November 26, 2020

The Lively Morgue: A New Tumblr Page Featuring Images from The New York Times Photo Morgue

The Tumblr page will feature a steady stream of curated images (several each week) from The Times photo morgue on The Lively Morgue page. The Times has also scanned the reverse side of each image so you can read notations that were written by editors and others. Important info that is often lost when images are scanned.

From The NY Times Lens:

As David W. Dunlap notes in an introduction on Tumblr, the morgue has at least 10 million frames in all. There are five million to six million prints and contact sheets, each sheet representing many discrete images. And then there are 300,000 sacks of negatives, ranging in format size from 35 millimeter to 5 by 7 inches. The picture archive also includes about 4.7 gigabytes worth of imagery on each of 13,500 DVDs.

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The Tumblr project has been in the works for many months. Along with others, Darcy Eveleigh, a picture editor, has been digging through the morgue, picking out images that catch her eye. There is little rhyme or reason to our selection, other than the obvious: We’ve chosen images that delight us. We know more information about some of the pictures than others. On the Tumblr, each one can be flipped over so that viewers can see notations on the reverse side, which explain the photos’ path at The Times over the years. We’ve also provided some clues about how to interpret them.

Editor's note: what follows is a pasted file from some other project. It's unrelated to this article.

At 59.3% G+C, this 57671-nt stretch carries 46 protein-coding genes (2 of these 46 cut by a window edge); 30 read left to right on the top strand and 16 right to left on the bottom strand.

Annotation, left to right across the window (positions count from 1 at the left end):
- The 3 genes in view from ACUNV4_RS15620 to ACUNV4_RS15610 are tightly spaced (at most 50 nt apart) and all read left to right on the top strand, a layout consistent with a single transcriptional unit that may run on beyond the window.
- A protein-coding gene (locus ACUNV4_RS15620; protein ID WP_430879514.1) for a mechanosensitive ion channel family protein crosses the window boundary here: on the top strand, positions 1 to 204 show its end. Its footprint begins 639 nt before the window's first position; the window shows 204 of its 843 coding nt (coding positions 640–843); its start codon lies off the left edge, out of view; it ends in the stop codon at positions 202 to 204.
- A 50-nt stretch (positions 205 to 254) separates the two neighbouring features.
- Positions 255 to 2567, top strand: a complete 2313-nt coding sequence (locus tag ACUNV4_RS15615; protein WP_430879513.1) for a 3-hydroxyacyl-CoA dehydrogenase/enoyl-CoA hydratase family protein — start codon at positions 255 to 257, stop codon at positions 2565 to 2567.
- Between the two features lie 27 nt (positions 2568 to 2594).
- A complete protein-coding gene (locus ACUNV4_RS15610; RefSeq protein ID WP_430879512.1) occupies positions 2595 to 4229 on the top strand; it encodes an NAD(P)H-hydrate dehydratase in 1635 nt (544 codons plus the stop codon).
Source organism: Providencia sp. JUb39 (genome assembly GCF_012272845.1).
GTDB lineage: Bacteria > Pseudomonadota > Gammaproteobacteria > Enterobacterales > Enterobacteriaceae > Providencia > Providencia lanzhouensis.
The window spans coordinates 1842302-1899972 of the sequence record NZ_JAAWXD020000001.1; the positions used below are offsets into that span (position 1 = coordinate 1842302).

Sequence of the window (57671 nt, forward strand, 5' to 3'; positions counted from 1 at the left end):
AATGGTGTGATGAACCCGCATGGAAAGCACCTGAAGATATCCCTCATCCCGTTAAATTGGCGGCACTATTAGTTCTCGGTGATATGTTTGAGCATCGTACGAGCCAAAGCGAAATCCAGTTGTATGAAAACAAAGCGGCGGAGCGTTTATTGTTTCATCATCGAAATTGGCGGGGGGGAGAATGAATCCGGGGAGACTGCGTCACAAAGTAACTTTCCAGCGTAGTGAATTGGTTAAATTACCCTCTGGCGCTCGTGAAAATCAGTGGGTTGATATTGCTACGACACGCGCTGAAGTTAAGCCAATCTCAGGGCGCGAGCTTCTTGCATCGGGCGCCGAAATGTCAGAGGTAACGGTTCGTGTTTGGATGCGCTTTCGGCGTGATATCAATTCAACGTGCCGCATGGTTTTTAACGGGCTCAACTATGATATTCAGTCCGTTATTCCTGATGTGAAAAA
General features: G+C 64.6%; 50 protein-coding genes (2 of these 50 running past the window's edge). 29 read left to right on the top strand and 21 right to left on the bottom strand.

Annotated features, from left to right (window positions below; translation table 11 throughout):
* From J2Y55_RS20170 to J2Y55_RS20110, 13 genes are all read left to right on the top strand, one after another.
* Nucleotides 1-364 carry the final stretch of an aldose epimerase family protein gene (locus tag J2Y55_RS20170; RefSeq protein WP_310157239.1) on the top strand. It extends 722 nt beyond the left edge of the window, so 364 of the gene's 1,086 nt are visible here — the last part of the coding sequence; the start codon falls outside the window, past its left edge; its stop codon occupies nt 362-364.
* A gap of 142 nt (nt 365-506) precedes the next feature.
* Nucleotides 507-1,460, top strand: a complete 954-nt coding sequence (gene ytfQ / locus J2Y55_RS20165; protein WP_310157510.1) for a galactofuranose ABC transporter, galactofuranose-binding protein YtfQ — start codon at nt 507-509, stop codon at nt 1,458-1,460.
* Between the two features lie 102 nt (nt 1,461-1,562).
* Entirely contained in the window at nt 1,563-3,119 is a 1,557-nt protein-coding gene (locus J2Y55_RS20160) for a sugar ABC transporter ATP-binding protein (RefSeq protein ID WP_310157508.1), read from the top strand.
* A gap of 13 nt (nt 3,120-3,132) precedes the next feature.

From The Lively Morgue “About” Page

A note about back stories: to enhance the photos’ value as artifacts and research tools, we’ll present an image of the reverse side of each print. In many cases, you’ll get to see how often the photo was used, in what context and at what size; the information provided by the photographer; and the information that made it into the published caption. An annotated reverse side of a photo from the morgue appears below, offering some clues about the kinds of notations you’ll see over and over again as you explore the Lively Morgue.

Direct to The Lively Morgue (via Tumblr)

About Gary Price

Gary Price (gprice@mediasourceinc.com) is a librarian, writer, consultant, and frequent conference speaker based in the Washington D.C. metro area. Before launching INFOdocket, Price and Shirl Kennedy were the founders and senior editors at ResourceShelf and DocuTicker for 10 years. From 2006-2009 he was Director of Online Information Services at Ask.com, and is currently a contributing editor at Search Engine Land.

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